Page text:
WINDING UP ON:
"THE JUST AND EQUITABLE GROUND":
Unlike the other five grounds this one is widely interpreted and it is no objection that the petition is based on facts unlike the other grounds, (i.e. the ejusdem generis rule does not apply) or facts without precedent (as regards the just and equitable ground itself. The just and equitable ground is usually relied on by a member (contributory) who is dissatisfied with or is at loggerheads with the directors or controlling shareholders over the management of the company. But something more than dissatisfaction is needed to make it just and equitable that the company should be wound up. Although the court has a wide discretionary power, winding up orders have been made in the following situations:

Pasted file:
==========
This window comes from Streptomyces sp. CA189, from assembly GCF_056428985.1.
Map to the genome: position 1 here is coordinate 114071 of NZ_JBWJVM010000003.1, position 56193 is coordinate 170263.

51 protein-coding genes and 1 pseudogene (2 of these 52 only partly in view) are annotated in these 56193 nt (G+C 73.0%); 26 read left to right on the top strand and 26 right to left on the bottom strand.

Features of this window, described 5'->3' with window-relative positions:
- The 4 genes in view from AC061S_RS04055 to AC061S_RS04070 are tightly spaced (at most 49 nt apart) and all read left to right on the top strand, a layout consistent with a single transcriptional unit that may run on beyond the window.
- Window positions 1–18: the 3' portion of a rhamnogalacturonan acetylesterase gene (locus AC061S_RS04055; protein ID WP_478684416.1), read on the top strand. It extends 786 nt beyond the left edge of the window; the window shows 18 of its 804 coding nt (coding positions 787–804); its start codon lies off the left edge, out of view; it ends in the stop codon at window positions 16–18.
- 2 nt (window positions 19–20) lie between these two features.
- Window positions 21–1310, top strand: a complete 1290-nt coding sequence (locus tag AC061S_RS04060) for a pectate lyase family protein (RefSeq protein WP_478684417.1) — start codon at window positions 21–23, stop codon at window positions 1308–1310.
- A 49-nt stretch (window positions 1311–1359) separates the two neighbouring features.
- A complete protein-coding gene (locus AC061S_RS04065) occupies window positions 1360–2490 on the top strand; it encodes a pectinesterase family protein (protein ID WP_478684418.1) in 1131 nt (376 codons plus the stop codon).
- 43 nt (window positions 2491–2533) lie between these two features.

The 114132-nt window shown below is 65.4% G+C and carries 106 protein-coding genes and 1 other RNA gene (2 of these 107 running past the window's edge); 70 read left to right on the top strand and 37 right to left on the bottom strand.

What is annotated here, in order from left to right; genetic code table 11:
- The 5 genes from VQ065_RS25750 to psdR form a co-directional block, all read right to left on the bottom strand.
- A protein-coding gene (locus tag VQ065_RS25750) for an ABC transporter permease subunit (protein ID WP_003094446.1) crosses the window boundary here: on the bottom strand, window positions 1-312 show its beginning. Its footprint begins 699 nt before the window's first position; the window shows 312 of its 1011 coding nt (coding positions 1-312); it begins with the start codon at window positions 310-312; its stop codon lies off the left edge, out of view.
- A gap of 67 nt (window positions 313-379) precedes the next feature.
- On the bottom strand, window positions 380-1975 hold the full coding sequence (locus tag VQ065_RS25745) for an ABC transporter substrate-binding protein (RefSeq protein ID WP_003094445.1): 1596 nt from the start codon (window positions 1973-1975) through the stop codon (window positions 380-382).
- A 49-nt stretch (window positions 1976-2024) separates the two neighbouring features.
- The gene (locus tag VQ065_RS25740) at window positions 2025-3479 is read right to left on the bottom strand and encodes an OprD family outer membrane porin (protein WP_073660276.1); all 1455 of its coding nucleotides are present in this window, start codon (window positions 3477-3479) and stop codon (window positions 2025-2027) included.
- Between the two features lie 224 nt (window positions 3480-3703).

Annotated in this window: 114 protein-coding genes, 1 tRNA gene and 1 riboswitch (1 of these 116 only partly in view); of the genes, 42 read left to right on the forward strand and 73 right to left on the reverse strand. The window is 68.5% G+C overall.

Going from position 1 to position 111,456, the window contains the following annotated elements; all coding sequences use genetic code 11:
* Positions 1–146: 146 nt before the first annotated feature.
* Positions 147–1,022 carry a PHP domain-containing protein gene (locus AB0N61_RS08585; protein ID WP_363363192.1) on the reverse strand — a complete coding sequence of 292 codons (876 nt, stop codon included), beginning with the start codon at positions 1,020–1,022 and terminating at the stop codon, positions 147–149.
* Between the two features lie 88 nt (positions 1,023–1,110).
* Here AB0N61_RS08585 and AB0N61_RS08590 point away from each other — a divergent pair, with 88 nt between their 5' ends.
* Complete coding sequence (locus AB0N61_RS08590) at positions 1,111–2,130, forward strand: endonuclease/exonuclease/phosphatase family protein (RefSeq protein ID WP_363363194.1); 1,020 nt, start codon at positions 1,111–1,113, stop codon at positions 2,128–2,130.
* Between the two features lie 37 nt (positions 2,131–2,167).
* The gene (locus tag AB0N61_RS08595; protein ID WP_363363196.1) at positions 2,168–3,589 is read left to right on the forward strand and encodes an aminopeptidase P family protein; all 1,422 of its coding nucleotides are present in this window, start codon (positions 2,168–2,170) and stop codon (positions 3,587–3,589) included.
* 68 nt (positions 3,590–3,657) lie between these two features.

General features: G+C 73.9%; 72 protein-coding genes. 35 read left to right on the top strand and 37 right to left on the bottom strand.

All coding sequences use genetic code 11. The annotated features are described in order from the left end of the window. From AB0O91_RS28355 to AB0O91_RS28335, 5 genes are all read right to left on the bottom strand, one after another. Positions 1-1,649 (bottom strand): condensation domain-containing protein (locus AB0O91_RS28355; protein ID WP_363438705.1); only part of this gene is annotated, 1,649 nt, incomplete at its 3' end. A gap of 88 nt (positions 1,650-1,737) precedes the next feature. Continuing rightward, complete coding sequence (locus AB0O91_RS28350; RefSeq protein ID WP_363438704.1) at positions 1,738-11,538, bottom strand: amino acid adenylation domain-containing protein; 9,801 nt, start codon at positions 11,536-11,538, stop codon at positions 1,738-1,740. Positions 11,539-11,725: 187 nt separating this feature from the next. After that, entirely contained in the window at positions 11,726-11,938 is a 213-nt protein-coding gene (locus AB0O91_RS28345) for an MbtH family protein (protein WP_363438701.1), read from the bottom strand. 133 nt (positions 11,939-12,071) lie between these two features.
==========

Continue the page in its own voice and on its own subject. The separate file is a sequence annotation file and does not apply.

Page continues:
The substratum of the company has gone, i.e. the only main object(s) of the company (its underlying basis or substratum) cannot be or can no longer be achieved:
Case: RE GERMAN DATE COFFEE CO. (1882)
The objects clause specified with much particularity that the sole object was to manufacture coffee from dates under a German patent. The German government refused to grant a patent. The company manufactured coffee under a Swedish patent for sale in German. A contributory petition for compulsory winding up.